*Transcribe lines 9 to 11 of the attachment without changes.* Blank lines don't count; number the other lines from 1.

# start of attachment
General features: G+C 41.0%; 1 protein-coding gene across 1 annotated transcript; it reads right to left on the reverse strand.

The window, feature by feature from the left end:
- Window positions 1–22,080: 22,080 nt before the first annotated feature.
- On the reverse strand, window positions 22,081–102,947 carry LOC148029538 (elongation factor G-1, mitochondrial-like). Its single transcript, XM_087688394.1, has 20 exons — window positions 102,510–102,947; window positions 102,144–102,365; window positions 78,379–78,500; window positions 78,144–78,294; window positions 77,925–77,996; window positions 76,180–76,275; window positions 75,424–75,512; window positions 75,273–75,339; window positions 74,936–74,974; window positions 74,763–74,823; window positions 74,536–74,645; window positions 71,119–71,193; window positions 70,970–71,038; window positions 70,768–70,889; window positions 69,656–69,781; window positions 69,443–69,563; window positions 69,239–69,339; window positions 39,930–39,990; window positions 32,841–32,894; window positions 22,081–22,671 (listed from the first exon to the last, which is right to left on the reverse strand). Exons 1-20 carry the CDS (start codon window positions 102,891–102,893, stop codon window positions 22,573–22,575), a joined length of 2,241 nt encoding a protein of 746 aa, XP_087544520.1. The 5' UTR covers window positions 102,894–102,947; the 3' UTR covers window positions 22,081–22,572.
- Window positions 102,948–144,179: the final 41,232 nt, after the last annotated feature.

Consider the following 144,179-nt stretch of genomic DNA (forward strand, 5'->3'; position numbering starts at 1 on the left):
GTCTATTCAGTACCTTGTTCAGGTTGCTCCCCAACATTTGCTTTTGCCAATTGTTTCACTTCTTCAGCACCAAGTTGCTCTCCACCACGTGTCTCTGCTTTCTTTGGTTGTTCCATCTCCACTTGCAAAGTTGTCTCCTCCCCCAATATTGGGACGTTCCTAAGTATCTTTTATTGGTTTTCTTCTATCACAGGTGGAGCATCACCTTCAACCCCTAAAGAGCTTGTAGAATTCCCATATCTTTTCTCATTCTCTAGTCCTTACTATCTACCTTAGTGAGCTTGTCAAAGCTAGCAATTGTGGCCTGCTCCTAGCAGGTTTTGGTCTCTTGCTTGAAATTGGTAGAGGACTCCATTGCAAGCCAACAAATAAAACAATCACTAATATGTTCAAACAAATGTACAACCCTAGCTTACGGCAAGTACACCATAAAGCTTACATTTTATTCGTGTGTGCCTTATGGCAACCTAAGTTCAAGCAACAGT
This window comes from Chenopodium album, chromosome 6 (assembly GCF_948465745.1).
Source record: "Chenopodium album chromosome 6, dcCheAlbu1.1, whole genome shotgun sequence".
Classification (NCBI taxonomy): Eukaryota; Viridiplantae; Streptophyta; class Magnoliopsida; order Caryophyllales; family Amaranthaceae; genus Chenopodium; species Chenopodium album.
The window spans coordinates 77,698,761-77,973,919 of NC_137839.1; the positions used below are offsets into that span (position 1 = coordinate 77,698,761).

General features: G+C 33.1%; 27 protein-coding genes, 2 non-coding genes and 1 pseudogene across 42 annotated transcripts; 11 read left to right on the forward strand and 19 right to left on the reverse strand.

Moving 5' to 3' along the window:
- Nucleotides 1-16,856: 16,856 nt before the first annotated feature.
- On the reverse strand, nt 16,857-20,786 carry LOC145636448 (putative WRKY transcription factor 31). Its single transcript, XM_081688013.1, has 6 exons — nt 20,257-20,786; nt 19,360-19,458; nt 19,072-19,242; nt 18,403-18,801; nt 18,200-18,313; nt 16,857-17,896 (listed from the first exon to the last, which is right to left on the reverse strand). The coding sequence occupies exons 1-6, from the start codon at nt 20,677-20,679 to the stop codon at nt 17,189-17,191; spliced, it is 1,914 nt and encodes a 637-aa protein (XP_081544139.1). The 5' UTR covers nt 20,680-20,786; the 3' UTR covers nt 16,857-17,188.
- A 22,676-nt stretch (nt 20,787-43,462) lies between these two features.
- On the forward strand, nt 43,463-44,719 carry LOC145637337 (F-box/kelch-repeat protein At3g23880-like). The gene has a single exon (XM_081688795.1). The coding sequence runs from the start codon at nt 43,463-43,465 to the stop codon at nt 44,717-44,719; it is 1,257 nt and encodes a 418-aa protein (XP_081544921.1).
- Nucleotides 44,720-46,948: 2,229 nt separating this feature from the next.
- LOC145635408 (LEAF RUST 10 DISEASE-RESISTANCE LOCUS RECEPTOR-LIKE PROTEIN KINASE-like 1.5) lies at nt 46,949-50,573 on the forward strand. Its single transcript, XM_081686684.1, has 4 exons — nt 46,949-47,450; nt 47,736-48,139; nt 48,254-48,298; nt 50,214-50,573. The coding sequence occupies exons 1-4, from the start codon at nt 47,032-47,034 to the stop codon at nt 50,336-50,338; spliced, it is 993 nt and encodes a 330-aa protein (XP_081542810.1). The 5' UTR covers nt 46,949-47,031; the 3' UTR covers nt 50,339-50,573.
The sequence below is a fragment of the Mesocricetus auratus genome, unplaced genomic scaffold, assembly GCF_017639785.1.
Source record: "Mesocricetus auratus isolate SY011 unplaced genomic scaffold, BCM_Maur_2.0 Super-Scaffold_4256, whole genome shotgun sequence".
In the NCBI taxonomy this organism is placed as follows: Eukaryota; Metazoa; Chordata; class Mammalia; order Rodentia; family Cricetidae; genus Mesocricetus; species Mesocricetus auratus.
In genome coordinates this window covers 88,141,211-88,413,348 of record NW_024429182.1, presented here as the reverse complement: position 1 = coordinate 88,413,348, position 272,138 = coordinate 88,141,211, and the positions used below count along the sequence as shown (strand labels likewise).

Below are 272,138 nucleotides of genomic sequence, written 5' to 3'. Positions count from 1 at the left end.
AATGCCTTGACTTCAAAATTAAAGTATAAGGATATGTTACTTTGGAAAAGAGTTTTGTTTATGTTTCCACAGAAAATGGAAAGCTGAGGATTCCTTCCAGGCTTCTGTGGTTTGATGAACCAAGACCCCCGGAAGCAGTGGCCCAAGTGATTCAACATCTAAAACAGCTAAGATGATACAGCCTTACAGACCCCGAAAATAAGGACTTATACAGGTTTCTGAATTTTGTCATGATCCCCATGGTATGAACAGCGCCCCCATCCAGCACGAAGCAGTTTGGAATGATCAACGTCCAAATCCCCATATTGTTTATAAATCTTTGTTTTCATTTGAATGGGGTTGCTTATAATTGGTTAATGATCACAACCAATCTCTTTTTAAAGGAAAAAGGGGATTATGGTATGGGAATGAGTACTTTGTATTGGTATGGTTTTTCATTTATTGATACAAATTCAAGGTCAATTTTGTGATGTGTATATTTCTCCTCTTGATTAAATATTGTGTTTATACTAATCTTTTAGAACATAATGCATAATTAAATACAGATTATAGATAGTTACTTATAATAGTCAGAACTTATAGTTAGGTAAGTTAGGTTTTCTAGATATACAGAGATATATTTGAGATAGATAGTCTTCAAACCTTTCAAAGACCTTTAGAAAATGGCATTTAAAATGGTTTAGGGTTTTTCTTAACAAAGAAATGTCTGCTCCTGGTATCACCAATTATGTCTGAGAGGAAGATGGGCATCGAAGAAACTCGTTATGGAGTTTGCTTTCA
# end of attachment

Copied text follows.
Source record: "Chenopodium album chromosome 6, dcCheAlbu1.1, whole genome shotgun sequence".
Classification (NCBI taxonomy): Eukaryota; Viridiplantae; Streptophyta; class Magnoliopsida; order Caryophyllales; family Amaranthaceae; genus Chenopodium; species Chenopodium album.
The window spans coordinates 77,698,761-77,973,919 of NC_137839.1; the positions used below are offsets into that span (position 1 = coordinate 77,698,761).